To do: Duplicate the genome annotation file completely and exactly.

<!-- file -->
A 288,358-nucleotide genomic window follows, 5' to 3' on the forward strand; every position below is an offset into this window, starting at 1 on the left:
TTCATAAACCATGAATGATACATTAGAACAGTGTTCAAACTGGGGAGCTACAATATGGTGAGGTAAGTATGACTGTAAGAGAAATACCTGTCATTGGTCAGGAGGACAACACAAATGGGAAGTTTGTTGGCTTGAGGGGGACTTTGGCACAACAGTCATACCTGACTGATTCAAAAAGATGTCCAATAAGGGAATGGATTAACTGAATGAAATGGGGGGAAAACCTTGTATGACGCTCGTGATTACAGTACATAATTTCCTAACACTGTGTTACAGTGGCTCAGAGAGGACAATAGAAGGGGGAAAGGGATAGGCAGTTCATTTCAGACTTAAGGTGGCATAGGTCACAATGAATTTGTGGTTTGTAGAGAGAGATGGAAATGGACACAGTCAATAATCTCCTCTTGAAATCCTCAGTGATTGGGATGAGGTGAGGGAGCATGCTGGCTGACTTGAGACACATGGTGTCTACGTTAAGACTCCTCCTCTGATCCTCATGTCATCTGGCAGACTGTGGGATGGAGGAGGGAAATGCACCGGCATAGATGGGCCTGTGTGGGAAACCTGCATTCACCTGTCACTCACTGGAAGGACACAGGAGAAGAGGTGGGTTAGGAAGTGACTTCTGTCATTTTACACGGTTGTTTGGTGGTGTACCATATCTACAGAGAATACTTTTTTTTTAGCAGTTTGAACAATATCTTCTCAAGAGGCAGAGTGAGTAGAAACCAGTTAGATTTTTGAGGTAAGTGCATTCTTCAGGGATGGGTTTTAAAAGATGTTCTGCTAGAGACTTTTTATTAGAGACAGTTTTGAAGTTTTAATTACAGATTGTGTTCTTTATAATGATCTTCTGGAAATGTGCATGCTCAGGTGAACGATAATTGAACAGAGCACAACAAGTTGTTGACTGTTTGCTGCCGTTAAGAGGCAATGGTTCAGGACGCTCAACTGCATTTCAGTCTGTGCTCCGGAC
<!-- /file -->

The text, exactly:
A 288,358-nucleotide genomic window follows, 5' to 3' on the forward strand; every position below is an offset into this window, starting at 1 on the left:
TTCATAAACCATGAATGATACATTAGAACAGTGTTCAAACTGGGGAGCTACAATATGGTGAGGTAAGTATGACTGTAAGAGAAATACCTGTCATTGGTCAGGAGGACAACACAAATGGGAAGTTTGTTGGCTTGAGGGGGACTTTGGCACAACAGTCATACCTGACTGATTCAAAAAGATGTCCAATAAGGGAATGGATTAACTGAATGAAATGGGGGGAAAACCTTGTATGACGCTCGTGATTACAGTACATAATTTCCTAACACTGTGTTACAGTGGCTCAGAGAGGACAATAGAAGGGGGAAAGGGATAGGCAGTTCATTTCAGACTTAAGGTGGCATAGGTCACAATGAATTTGTGGTTTGTAGAGAGAGATGGAAATGGACACAGTCAATAATCTCCTCTTGAAATCCTCAGTGATTGGGATGAGGTGAGGGAGCATGCTGGCTGACTTGAGACACATGGTGTCTACGTTAAGACTCCTCCTCTGATCCTCATGTCATCTGGCAGACTGTGGGATGGAGGAGGGAAATGCACCGGCATAGATGGGCCTGTGTGGGAAACCTGCATTCACCTGTCACTCACTGGAAGGACACAGGAGAAGAGGTGGGTTAGGAAGTGACTTCTGTCATTTTACACGGTTGTTTGGTGGTGTACCATATCTACAGAGAATACTTTTTTTTTAGCAGTTTGAACAATATCTTCTCAAGAGGCAGAGTGAGTAGAAACCAGTTAGATTTTTGAGGTAAGTGCATTCTTCAGGGATGGGTTTTAAAAGATGTTCTGCTAGAGACTTTTTATTAGAGACAGTTTTGAAGTTTTAATTACAGATTGTGTTCTTTATAATGATCTTCTGGAAATGTGCATGCTCAGGTGAACGATAATTGAACAGAGCACAACAAGTTGTTGACTGTTTGCTGCCGTTAAGAGGCAATGGTTCAGGACGCTCAACTGCATTTCAGTCTGTGCTCCGGAC